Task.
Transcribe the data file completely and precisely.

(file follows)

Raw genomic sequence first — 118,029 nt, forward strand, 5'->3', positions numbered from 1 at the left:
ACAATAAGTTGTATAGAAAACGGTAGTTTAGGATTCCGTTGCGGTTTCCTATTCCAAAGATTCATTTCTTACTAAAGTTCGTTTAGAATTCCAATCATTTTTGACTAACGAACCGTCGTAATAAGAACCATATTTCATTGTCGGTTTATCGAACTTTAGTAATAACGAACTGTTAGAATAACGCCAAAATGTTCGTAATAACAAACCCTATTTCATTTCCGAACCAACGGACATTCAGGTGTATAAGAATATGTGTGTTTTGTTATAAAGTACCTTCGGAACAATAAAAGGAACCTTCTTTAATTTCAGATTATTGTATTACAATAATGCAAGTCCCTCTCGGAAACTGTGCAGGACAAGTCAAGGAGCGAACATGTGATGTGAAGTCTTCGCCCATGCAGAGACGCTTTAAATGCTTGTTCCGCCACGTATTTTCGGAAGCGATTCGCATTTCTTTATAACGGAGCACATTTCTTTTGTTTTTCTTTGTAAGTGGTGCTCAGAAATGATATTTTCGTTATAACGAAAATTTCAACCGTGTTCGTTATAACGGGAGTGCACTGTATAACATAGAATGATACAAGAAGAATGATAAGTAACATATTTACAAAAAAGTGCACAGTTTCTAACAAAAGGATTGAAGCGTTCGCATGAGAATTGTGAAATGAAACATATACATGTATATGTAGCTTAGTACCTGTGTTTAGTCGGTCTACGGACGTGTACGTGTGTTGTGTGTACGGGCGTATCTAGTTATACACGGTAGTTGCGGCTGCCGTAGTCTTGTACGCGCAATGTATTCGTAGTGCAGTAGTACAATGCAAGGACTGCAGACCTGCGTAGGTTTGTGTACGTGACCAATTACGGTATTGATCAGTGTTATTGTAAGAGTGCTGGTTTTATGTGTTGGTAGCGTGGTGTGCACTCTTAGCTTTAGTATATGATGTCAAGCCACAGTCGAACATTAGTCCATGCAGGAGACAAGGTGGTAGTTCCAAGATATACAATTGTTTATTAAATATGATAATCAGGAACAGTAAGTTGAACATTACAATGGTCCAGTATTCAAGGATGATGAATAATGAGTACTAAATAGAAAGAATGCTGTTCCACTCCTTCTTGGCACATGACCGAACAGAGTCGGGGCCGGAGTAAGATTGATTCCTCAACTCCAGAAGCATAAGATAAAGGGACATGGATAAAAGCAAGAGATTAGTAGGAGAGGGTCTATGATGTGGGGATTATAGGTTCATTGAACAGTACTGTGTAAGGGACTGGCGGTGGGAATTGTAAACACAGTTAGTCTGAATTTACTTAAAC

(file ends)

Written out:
Raw genomic sequence first — 118,029 nt, forward strand, 5'->3', positions numbered from 1 at the left:
ACAATAAGTTGTATAGAAAACGGTAGTTTAGGATTCCGTTGCGGTTTCCTATTCCAAAGATTCATTTCTTACTAAAGTTCGTTTAGAATTCCAATCATTTTTGACTAACGAACCGTCGTAATAAGAACCATATTTCATTGTCGGTTTATCGAACTTTAGTAATAACGAACTGTTAGAATAACGCCAAAATGTTCGTAATAACAAACCCTATTTCATTTCCGAACCAACGGACATTCAGGTGTATAAGAATATGTGTGTTTTGTTATAAAGTACCTTCGGAACAATAAAAGGAACCTTCTTTAATTTCAGATTATTGTATTACAATAATGCAAGTCCCTCTCGGAAACTGTGCAGGACAAGTCAAGGAGCGAACATGTGATGTGAAGTCTTCGCCCATGCAGAGACGCTTTAAATGCTTGTTCCGCCACGTATTTTCGGAAGCGATTCGCATTTCTTTATAACGGAGCACATTTCTTTTGTTTTTCTTTGTAAGTGGTGCTCAGAAATGATATTTTCGTTATAACGAAAATTTCAACCGTGTTCGTTATAACGGGAGTGCACTGTATAACATAGAATGATACAAGAAGAATGATAAGTAACATATTTACAAAAAAGTGCACAGTTTCTAACAAAAGGATTGAAGCGTTCGCATGAGAATTGTGAAATGAAACATATACATGTATATGTAGCTTAGTACCTGTGTTTAGTCGGTCTACGGACGTGTACGTGTGTTGTGTGTACGGGCGTATCTAGTTATACACGGTAGTTGCGGCTGCCGTAGTCTTGTACGCGCAATGTATTCGTAGTGCAGTAGTACAATGCAAGGACTGCAGACCTGCGTAGGTTTGTGTACGTGACCAATTACGGTATTGATCAGTGTTATTGTAAGAGTGCTGGTTTTATGTGTTGGTAGCGTGGTGTGCACTCTTAGCTTTAGTATATGATGTCAAGCCACAGTCGAACATTAGTCCATGCAGGAGACAAGGTGGTAGTTCCAAGATATACAATTGTTTATTAAATATGATAATCAGGAACAGTAAGTTGAACATTACAATGGTCCAGTATTCAAGGATGATGAATAATGAGTACTAAATAGAAAGAATGCTGTTCCACTCCTTCTTGGCACATGACCGAACAGAGTCGGGGCCGGAGTAAGATTGATTCCTCAACTCCAGAAGCATAAGATAAAGGGACATGGATAAAAGCAAGAGATTAGTAGGAGAGGGTCTATGATGTGGGGATTATAGGTTCATTGAACAGTACTGTGTAAGGGACTGGCGGTGGGAATTGTAAACACAGTTAGTCTGAATTTACTTAAAC